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Faanya Juu, throwing it upwards in Kenya

Submitted by Nitya Jacob 29th November 2022 9:40
Faanya juu

Terrace farming in Kenya


Terrace farming on slopes helps conserve water. Along with other measures such as micro-dams, stone bunds and percolation pits, this can reduce surface runoff and increase soil moisture. One such system called Fanya juu terrace have expanded in several parts of East Africa, particularly in the Machachakos District in Kenya where 85% of the land is now terraced.

They are expanding in other areas such as the Makanya catchment in northern Tanzania. This catchment of 300 sq km is part of the Pangani River basin. Its population still largely depends on subsistence agriculture and the area is characterized by high rainfall variability – ranging from 400 - 800 mm annually. There are two rainy seasons: the long one (masika) that lasts from March till May, and the shorter season (vuli) from October to December.

The maximum rainfall for either season is 400 mm. With the amount of water often heavily constrained, conservation measures are of crucial importance to raise yields and provide food security.

Conservation measures in Makanya include hand-hoeing, terracing, intercropping, small flow diversions and irrigation from micro-dams. 

Fanya juu: to throw it upward

The terrace systems are created by excavating a trench along the slope and applying the excavated soil material immediately uphill of the trench. This is repeated several times along a slope and as a result a system of benches and trenches is created. The purpose of this system is to catch the flow of soil and rain water in the trenches and allow it to percolate. Fanya juu literally means ‘throw it upwards’ in Kiswahili.

The trenches can be developed on areas with slopes between 5 to 60% and climates like Makanya. As slopes get steeper the fanya juus become more costly to make. The spacing of the trenches and bunds depends on slope and soil depth. On land with less than 5% slope it is 20-30 m, but terraces get smaller as land gets steeper: 15-20 m on land with a 5-10% slope; 10 to 15 m on a slope of 10% or more; and 5 m on even steeper slopes (10% or more). The height interval between two terraces is 1.7 m. As a rule of the thumb the distance between two terraces is 100 times the height interval between two terraces divided by the land gradient (in %). The infiltration ditches are typically 60 cm deep and 75 cm wide. The bund has a typical height of 0.4 m and a base of 0.5-1 m, and can vary to a height of 0.5 m and a base of 1.5 m.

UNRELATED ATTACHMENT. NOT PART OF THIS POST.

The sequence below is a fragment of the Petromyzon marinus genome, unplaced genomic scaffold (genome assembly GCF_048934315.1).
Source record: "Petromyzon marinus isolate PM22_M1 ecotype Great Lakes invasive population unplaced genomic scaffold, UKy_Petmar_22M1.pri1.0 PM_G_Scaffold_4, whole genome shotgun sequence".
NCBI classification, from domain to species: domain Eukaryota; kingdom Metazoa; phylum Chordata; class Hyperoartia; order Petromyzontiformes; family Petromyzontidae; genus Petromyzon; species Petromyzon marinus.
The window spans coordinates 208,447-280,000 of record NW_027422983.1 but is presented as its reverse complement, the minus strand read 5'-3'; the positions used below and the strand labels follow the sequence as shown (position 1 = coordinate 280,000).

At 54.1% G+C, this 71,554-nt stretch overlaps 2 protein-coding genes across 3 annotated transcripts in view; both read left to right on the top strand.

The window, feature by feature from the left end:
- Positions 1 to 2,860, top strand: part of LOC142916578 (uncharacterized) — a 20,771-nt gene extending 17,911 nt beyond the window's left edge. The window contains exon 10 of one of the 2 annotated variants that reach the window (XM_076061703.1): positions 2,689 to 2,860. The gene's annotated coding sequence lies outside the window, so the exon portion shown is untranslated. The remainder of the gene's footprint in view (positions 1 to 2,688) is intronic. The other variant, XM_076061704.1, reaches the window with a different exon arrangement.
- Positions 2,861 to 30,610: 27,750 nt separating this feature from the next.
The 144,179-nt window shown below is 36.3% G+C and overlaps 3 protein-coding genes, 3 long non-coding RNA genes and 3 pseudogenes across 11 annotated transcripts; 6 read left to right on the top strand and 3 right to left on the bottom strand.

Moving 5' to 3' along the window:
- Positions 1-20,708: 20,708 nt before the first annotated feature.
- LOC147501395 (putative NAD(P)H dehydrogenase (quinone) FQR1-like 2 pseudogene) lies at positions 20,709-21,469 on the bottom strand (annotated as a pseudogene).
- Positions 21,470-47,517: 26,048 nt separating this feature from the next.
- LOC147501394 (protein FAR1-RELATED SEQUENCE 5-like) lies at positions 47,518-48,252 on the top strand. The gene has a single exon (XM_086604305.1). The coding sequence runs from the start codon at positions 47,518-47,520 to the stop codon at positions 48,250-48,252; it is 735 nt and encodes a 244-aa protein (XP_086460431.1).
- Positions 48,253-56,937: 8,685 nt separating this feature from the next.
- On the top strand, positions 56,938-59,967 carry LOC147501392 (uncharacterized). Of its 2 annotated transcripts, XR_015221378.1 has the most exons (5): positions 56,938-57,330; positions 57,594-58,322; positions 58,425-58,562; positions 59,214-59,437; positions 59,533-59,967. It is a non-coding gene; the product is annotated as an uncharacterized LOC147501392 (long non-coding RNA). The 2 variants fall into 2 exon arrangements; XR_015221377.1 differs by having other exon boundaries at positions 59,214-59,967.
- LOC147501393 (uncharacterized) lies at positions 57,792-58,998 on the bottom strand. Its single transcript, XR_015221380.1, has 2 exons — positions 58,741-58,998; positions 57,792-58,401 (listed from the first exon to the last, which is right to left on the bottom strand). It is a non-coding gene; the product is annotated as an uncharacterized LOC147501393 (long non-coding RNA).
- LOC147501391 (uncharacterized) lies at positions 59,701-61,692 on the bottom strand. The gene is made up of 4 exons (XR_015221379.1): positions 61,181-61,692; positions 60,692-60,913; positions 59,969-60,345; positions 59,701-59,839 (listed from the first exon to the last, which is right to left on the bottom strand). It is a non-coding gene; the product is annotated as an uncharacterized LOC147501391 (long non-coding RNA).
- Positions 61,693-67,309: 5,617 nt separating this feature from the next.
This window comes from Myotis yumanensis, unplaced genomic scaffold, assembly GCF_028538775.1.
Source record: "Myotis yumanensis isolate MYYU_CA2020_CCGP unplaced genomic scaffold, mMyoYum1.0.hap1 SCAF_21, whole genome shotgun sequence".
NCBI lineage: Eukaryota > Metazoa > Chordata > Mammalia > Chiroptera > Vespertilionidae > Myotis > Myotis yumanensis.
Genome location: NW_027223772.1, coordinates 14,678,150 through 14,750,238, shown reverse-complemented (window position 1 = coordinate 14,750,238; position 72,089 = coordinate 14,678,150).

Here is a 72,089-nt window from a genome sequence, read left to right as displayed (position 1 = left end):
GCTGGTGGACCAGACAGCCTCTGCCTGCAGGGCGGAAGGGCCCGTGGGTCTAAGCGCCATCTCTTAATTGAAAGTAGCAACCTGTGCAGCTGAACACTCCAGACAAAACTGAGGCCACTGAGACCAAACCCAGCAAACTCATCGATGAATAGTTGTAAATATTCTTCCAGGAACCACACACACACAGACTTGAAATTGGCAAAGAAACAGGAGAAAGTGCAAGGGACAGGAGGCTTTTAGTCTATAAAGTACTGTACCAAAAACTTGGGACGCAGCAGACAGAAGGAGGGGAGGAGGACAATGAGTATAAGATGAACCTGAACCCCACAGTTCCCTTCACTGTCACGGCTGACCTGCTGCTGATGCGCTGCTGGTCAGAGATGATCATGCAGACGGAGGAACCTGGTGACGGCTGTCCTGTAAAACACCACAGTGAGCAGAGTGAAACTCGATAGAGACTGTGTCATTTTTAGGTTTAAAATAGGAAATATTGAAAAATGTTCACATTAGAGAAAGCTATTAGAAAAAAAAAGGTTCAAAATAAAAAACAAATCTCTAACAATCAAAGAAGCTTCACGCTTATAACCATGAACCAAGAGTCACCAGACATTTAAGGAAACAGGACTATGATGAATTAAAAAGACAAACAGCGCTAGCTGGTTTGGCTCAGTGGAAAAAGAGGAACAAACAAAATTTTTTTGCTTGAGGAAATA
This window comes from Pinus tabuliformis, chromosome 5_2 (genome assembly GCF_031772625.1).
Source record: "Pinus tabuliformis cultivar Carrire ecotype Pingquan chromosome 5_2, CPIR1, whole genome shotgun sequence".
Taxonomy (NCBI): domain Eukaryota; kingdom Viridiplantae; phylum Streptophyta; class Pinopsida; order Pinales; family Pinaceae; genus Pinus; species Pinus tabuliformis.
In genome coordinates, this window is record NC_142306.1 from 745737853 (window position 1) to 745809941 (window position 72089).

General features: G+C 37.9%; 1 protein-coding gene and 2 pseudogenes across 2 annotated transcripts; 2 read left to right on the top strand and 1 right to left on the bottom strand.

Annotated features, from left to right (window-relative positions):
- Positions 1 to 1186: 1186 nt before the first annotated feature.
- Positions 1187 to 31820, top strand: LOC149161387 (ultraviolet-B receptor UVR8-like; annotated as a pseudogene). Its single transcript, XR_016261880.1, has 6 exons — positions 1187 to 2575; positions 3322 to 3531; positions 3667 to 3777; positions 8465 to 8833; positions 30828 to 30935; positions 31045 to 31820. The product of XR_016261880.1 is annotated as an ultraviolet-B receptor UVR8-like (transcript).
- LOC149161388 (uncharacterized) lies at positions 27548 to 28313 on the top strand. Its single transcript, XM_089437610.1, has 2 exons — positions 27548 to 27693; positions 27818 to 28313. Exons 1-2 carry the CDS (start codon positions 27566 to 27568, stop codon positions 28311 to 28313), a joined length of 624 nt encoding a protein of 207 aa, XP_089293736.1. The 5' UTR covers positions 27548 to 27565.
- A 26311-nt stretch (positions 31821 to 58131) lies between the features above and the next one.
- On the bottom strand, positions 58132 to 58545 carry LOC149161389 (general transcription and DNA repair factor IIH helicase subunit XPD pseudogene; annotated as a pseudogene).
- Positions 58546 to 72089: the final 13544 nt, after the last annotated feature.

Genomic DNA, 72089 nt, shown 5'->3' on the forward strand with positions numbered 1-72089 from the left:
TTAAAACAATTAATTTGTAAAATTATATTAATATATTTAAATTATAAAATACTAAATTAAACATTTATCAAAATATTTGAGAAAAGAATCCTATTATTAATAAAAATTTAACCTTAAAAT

The construction by hand takes 90 days per ha on a typical 15% slope – or more (150-350 days/ha) in areas that are prone to erosion and have unstable soils. This translates in a cost of USD 60-460 per hectare. Bunds are best stabilized with grasses, which can be used for fodder too. Annual maintenance consists of building up the bunds from below and trimming grass.


Against the typical establishment costs of USD 60-460 per ha, fanya juu avoid uncontrolled run-off and improve the retention of soil moisture. This makes it possible to have earlier planting dates and a prolonged farming season, enabling higher yields of existing crops and providing opportunities for farmers to introduce new crops and new varieties. The fanya juu also help over dry spells. Crop yields typically increase by 50%.

Moreover, along the trenches horticulture crops can be grown: papaya, banana and fodder. Fanya juu protect against erosion and have the lowest soil loss of all soil water conservation systems. In a study of Kwalei, Tanzania soil loss from these systems was estimated at 2.7 ton/ha for the two seasons. In comparison to areas without protection, annual soil loss was estimated at 25 ton/ha, in grass strip areas it was estimated at 15 ton/ha, and for bench terraces 6 ton/ha. Fanya juu are economic investments in agricultural production – particularly when the land is not too steep or unstable.

Research found that moisture levels in the rootzone around the fanya juu bench and trench structures were higher than those located at a distance. In the beginning of the rainy seasons, specifically, for the gentle-sloped areas (with large distances between the bunds) the moisture content around the fanya juu structure was around 17% and 12% in the area in the middle of the structures and upstream of those. In the dry spells the moisture level around the fanya juu structure was 3% higher than the other sites.

Soil moisture was lower in the steeper slopes. The distribution of moisture is critical as crops may move into the moisture-stressed conditions in parts of the fields. For moisture optimization the distance between fanya juu structures needs to be smaller (smaller than the distance recommended for the purpose of soil conservation) in order to enlarge the hydraulic potential of these structures. On steep slopes, particularly with shallow soils, the water of the trenches drains more as sublateral flows rather than adding moisture to the root zone.

Another major conclusion is that in both sites with the fanya juu structures more than 50% of the water captured does not benefit local use as it is lost to deep percolation. This loss leaves room for other local water conservation structures, like micro-dams, to improve water retention in the area.

(Excerpted from Transforming landscapes, transforming lives : the business of sustainable water buffer management).